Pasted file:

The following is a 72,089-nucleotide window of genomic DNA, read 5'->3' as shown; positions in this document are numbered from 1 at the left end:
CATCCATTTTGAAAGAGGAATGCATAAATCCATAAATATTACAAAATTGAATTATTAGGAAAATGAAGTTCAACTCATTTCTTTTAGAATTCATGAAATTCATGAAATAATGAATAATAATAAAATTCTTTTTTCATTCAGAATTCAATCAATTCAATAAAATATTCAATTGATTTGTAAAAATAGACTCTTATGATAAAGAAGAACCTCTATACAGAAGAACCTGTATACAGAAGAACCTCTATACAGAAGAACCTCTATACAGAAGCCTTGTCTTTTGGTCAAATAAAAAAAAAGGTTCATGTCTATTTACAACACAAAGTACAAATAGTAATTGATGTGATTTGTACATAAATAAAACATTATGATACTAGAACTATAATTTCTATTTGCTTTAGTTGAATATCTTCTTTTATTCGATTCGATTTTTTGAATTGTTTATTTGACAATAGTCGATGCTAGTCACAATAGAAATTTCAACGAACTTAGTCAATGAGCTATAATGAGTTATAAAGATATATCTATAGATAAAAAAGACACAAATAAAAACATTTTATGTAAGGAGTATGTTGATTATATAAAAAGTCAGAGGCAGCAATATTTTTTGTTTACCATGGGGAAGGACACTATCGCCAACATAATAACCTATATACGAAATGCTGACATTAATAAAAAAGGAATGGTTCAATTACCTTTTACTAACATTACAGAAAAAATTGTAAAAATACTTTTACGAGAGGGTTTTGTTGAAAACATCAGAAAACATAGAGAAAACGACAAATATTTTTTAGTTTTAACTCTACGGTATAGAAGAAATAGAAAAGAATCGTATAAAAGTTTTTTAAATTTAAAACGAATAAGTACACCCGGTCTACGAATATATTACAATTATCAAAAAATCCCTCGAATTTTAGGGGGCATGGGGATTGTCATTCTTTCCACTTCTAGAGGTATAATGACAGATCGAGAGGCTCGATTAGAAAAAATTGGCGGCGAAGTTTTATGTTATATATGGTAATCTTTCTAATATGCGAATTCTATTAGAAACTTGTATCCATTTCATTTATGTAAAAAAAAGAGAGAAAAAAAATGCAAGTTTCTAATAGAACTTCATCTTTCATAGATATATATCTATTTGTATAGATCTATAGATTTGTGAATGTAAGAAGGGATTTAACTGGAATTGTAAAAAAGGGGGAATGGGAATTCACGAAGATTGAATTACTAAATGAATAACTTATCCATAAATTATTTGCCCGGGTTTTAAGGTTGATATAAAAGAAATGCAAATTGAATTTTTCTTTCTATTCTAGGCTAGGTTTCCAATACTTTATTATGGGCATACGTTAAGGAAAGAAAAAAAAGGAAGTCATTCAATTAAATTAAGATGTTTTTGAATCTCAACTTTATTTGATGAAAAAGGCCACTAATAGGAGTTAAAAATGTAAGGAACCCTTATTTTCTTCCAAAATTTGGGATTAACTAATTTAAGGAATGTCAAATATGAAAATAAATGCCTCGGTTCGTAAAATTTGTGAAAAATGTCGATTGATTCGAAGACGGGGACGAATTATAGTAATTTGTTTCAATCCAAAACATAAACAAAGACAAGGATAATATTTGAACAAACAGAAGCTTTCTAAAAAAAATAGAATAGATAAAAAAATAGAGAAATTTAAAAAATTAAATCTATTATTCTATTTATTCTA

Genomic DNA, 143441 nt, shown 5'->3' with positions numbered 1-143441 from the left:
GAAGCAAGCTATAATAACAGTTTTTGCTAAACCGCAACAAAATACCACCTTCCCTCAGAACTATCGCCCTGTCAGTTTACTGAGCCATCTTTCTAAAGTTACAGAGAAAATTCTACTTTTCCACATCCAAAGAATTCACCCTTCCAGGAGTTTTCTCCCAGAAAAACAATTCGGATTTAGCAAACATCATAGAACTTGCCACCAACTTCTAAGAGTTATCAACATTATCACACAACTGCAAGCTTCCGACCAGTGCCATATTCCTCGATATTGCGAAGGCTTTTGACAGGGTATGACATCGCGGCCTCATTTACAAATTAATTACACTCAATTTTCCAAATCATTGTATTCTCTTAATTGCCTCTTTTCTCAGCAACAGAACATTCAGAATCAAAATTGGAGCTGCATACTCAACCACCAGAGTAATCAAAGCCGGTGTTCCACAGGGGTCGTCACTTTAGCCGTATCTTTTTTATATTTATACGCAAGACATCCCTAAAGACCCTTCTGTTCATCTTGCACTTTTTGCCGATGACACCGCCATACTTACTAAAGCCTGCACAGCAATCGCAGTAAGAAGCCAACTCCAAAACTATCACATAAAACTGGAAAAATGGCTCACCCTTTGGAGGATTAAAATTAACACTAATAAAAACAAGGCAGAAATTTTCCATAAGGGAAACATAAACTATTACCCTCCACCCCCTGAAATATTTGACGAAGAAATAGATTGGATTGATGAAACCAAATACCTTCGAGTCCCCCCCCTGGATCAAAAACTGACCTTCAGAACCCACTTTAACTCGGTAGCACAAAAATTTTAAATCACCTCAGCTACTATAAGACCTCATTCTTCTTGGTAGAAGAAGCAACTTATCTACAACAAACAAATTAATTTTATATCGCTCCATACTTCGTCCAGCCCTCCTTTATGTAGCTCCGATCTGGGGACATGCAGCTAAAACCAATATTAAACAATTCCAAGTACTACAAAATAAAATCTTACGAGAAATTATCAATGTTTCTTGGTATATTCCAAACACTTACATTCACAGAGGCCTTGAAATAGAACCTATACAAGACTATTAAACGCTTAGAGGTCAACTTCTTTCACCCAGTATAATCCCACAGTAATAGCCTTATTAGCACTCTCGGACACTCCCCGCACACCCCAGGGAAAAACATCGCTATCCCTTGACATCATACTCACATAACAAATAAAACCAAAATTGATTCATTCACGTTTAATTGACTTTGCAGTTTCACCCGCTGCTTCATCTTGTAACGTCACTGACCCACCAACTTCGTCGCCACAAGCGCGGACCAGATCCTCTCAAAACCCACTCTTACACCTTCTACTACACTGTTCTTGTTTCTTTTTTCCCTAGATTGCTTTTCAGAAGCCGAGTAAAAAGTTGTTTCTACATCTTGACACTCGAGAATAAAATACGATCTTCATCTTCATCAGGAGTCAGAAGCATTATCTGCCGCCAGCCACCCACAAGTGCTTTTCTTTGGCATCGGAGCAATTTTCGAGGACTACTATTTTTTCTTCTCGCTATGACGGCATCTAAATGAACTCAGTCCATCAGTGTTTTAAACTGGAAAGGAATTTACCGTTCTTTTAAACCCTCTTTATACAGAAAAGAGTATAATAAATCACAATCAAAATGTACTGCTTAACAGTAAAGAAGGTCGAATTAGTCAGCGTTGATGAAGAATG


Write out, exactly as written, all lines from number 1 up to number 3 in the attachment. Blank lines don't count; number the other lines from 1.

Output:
The following is a 72,089-nucleotide window of genomic DNA, read 5'->3' as shown; positions in this document are numbered from 1 at the left end:
CATCCATTTTGAAAGAGGAATGCATAAATCCATAAATATTACAAAATTGAATTATTAGGAAAATGAAGTTCAACTCATTTCTTTTAGAATTCATGAAATTCATGAAATAATGAATAATAATAAAATTCTTTTTTCATTCAGAATTCAATCAATTCAATAAAATATTCAATTGATTTGTAAAAATAGACTCTTATGATAAAGAAGAACCTCTATACAGAAGAACCTGTATACAGAAGAACCTCTATACAGAAGAACCTCTATACAGAAGCCTTGTCTTTTGGTCAAATAAAAAAAAAGGTTCATGTCTATTTACAACACAAAGTACAAATAGTAATTGATGTGATTTGTACATAAATAAAACATTATGATACTAGAACTATAATTTCTATTTGCTTTAGTTGAATATCTTCTTTTATTCGATTCGATTTTTTGAATTGTTTATTTGACAATAGTCGATGCTAGTCACAATAGAAATTTCAACGAACTTAGTCAATGAGCTATAATGAGTTATAAAGATATATCTATAGATAAAAAAGACACAAATAAAAACATTTTATGTAAGGAGTATGTTGATTATATAAAAAGTCAGAGGCAGCAATATTTTTTGTTTACCATGGGGAAGGACACTATCGCCAACATAATAACCTATATACGAAATGCTGACATTAATAAAAAAGGAATGGTTCAATTACCTTTTACTAACATTACAGAAAAAATTGTAAAAATACTTTTACGAGAGGGTTTTGTTGAAAACATCAGAAAACATAGAGAAAACGACAAATATTTTTTAGTTTTAACTCTACGGTATAGAAGAAATAGAAAAGAATCGTATAAAAGTTTTTTAAATTTAAAACGAATAAGTACACCCGGTCTACGAATATATTACAATTATCAAAAAATCCCTCGAATTTTAGGGGGCATGGGGATTGTCATTCTTTCCACTTCTAGAGGTATAATGACAGATCGAGAGGCTCGATTAGAAAAAATTGGCGGCGAAGTTTTATGTTATATATGGTAATCTTTCTAATATGCGAATTCTATTAGAAACTTGTATCCATTTCATTTATGTAAAAAAAAGAGAGAAAAAAAATGCAAGTTTCTAATAGAACTTCATCTTTCATAGATATATATCTATTTGTATAGATCTATAGATTTGTGAATGTAAGAAGGGATTTAACTGGAATTGTAAAAAAGGGGGAATGGGAATTCACGAAGATTGAATTACTAAATGAATAACTTATCCATAAATTATTTGCCCGGGTTTTAAGGTTGATATAAAAGAAATGCAAATTGAATTTTTCTTTCTATTCTAGGCTAGGTTTCCAATACTTTATTATGGGCATACGTTAAGGAAAGAAAAAAAAGGAAGTCATTCAATTAAATTAAGATGTTTTTGAATCTCAACTTTATTTGATGAAAAAGGCCACTAATAGGAGTTAAAAATGTAAGGAACCCTTATTTTCTTCCAAAATTTGGGATTAACTAATTTAAGGAATGTCAAATATGAAAATAAATGCCTCGGTTCGTAAAATTTGTGAAAAATGTCGATTGATTCGAAGACGGGGACGAATTATAGTAATTTGTTTCAATCCAAAACATAAACAAAGACAAGGATAATATTTGAACAAACAGAAGCTTTCTAAAAAAAATAGAATAGATAAAAAAATAGAGAAATTTAAAAAATTAAATCTATTATTCTATTTATTCTA

Genomic DNA, 143441 nt, shown 5'->3' with positions numbered 1-143441 from the left: